Oct 7, 2020

The #1 hurdle to staying present under pressure, and how to overcome it.

Pssst! In today’s post, I’m going to let you in on a little secret…

 

By now, I’ve coached hundreds of kickass individuals to speak more clearly and confidently under pressure. No matter your workplace, title, knowledge, or experience, there is one hurdle we ALL must conquer if we want to improve our speaking skills and cultivate more confidence.

 

Keep reading to find out what this hurdle is, and how you can build practical skills to overcome it through my signature group coaching program, Presence Under Pressure—now open for enrollment! 

 

(I’m talkin’: the key to speaking with more authentic confidence in all of your interactions!)

 

Alright, back to today’s blog post.

 

I was on the verge of a total freak out.

 

I was about to lead a brand new training for a team I’ve never worked with before, when a strong gust of who-do-you-think-you-are! practically knocked me out.

 

I was going over ‘my lines’ before the Zoom call, like I used to do all the time on my way to auditions.

 

This time, I was reviewing the workshop agenda: practicing what I would say and how I would say it, trying to remember the new information I wanted to incorporate… when all of a sudden, my SSG got the best of me. 

 

SSG = Spontaneous Second-Guessing.

 

→ Side effects may include: acute self-doubt, chest tightening, trouble breathing, and an intense craving for french fries.

 

So naturally, I called my best friend Eleanor. 

El, what the f*ck am I doing? What if I forget everything I planned? I didn’t have a chance to go through the entire thing out loud—what if I stumble over my words or worse, just freeze and can’t talk and they have to medevac me out of there!? Brenne, you know exactly what you’re doing. But what if I don’t? What if I suck?! You won’t suck. You can’t suck. And don’t show up to prove. Show up to improve. What? Woah. Where’d you hear that? Simon Sinek. I heard him say it in an interview last week and it really struck a chord. Yeah wow, that’s some powerful stuff: Don’t show up to prove, show up to improve. I thought you’d like that. I REALLY like that. And I really like you. Thank you, just what I needed to hear.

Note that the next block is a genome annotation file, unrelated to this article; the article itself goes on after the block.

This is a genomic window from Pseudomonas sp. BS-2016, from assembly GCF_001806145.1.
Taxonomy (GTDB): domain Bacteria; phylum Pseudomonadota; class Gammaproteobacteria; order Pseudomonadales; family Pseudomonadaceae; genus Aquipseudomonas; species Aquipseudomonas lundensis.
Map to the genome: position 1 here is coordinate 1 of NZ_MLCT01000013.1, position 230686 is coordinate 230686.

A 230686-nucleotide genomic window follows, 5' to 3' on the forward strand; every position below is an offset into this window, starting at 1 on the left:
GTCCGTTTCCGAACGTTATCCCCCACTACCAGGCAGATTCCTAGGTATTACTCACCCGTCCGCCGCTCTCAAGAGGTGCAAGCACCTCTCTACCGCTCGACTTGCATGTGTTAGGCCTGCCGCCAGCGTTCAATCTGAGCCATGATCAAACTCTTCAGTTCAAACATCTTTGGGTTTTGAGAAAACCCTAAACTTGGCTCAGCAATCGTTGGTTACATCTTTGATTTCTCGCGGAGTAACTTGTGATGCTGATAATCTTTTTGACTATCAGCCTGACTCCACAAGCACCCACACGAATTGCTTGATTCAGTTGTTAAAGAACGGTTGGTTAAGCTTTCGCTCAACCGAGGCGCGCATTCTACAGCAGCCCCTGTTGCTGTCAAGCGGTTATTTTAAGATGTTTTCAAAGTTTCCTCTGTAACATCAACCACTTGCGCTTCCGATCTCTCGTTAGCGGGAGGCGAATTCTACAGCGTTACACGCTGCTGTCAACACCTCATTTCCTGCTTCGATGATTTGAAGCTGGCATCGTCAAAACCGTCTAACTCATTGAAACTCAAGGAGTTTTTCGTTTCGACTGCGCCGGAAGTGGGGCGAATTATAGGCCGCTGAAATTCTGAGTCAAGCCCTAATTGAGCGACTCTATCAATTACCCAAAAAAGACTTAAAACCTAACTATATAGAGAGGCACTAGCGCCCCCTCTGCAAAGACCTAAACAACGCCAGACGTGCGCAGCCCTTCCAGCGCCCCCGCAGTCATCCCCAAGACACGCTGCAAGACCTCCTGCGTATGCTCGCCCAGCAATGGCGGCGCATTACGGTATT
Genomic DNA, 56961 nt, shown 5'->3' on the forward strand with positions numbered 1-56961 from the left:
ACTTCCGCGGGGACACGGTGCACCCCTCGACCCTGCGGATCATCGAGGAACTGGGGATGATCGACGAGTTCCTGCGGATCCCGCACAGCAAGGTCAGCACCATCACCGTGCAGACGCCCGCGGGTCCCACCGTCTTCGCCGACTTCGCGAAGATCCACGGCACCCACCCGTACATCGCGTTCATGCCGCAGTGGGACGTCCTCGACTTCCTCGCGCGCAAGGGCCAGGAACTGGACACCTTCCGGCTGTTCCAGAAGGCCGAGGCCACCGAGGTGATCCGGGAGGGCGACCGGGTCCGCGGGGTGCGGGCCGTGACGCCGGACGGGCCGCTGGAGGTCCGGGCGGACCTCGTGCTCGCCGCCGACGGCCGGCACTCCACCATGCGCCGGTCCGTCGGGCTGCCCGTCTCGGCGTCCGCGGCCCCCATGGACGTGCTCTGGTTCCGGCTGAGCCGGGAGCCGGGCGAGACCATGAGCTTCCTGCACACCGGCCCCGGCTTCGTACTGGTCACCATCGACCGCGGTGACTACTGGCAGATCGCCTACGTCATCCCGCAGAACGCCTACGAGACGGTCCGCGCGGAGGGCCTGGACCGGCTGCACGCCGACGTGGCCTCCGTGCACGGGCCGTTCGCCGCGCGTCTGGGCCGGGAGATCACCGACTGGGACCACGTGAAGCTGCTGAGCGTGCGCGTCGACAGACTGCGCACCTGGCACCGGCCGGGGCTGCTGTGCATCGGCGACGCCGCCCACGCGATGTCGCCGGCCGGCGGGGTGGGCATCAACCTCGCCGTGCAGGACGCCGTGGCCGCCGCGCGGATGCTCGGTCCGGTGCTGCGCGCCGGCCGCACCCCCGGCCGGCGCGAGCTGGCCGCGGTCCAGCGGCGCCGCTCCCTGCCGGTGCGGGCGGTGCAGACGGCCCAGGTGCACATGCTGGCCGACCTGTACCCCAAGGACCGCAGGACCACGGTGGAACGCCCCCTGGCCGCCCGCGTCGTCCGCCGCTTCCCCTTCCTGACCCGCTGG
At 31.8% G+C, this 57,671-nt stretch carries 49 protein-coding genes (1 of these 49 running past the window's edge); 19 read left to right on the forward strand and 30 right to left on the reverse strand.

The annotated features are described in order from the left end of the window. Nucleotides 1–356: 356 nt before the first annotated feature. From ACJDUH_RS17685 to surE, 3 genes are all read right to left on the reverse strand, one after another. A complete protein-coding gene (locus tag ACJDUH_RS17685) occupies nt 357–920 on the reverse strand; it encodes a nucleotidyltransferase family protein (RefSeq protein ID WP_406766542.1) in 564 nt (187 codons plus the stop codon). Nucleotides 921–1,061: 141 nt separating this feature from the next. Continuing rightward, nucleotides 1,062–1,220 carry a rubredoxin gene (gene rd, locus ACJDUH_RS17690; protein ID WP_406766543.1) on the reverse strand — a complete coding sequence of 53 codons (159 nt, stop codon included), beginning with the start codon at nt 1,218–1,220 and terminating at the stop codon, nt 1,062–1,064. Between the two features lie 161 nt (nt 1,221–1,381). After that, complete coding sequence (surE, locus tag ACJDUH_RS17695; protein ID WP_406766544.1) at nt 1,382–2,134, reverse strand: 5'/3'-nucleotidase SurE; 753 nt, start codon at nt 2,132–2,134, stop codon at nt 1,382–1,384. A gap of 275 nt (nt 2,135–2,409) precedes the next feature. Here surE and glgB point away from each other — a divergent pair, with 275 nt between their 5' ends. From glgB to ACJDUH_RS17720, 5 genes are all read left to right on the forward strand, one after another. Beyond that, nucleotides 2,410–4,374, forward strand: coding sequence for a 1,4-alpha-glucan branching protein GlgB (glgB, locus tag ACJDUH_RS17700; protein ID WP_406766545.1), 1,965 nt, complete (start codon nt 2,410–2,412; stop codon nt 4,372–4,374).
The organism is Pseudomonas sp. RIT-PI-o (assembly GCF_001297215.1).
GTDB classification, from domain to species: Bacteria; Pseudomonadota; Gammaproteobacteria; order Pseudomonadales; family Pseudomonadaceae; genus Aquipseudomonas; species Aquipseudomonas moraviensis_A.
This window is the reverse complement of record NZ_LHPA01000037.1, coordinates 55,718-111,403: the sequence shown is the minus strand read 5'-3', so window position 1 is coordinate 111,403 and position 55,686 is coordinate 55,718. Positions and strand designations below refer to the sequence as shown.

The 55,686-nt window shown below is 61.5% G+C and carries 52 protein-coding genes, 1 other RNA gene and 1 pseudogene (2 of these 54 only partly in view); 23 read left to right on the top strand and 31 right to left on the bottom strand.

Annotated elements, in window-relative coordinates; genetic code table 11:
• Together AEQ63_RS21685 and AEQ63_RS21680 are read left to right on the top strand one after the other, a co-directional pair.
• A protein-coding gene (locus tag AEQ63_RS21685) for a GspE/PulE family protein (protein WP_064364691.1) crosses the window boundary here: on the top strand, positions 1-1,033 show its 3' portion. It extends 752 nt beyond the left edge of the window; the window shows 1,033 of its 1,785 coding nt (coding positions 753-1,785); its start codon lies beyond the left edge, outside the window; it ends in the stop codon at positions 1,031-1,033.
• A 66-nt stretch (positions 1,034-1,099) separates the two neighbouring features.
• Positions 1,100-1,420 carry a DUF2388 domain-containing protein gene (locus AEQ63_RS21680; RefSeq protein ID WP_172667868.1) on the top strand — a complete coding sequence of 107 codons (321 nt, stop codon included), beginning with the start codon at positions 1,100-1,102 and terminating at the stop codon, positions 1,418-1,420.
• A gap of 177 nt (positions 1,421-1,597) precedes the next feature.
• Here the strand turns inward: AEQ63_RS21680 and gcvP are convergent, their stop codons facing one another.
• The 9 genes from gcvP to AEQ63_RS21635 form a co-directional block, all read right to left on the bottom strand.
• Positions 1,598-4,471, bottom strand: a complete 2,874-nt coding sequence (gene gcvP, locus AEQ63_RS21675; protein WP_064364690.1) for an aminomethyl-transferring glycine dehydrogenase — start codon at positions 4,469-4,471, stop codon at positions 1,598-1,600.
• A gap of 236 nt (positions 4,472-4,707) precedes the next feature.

Eleanor had reminded me of something super important: when it comes to spontaneous second-guessing, you have a choice. We all do. You can give into it’s fearful, fight-or-flight energy and show up to prove something. 

 

OR, you can show up to improve. Here’s how:

 

  1. Stop running your lines.
  2. Take a few deep breaths.
  3. Remember that you’re showing up to be of service.
  4. Be clear on what you’re there to give or help solve.
  5. Commit to taking on the energy of improve instead of prove.

 

In other words, show up to be helpful, supportive, available, encouraging, and present.

 

If you commit to improving instead of proving, it’ll center you. You’ll remember why you’re showing up in the first place—because you bring something valuable to the table, something that can genuinely help others! 

 

Whether it’s information, ideas, your humor, your passion, your one-of-a-kind personality…

 

There’s something about you and what you know that doesn’t need to be proven.

 

It’ll walk in with you and it’ll flow out freely through you if you commit to being truly helpful and of service TO OTHERS.

 

I can tell you first hand—when I called Eleanor in a panic about leading that new training—I was solely focused on memorizing my lines and proving that I knew my stuff. I wanted this new team to think I was smart, and impressive, and an undeniable expert. And there’s nothing wrong with that.

 

But once Eleanor reminded me that my real job was to show up and improve not prove, I felt freed up to facilitate a top-notch training because it was no longer about ME. I was able to be flexible and ditch the script at times, because now I was focused on giving the team what they needed in that moment and in that context. 

 

This turned out to be so much better than if I had kept second-guessing myself and obsessing over getting my pre-planned lines just right! 

How to enact the “improve, don’t prove” principle in all your interactions.

 

Knowing this principle is the first step to actually living the “improve rather than prove” mindset. If you want to learn the practical skills you need to stop second-guessing yourself and communicate from a more grounded, empowered place, I’ve got just the thing for ya!

 

My signature 8-week coaching program is opening back up:

✨ Presence Under Pressure: How to communicate with clarity and confidence, no matter the stakes. ✨

 

If you wanna know:

✔️ how to manage your mindset and respond to pressure on a physiological level.

✔️ the best way to signal the qualities you want others to see in you.

✔️ how to tailor your message so it lands every time.

✔️  and so much more…

 

Then this could be just what you need! But don’t take it from me, here’s what Presence Under Pressure alumna Nora had to say about her experience.

 

 

Sound like just what you’re looking for? I’d love to chat with you! 

 

>>> Schedule a free interview call so we can get to know each other and decide if it’s the best next step in your journey to communicating more confidently under pressure.

 

Now I want to know: what does ‘don’t show up to prove, show up to improve’ mean to you? And how can you use it in your life to make sure your SSG doesn’t get the best of you? Leave a comment below, I’d love to know!

 

In the meantime, thank you for all you show up to improve—in your work, in your life, and all of the places in between! We need your gifts now more than ever. 

 

All my love,

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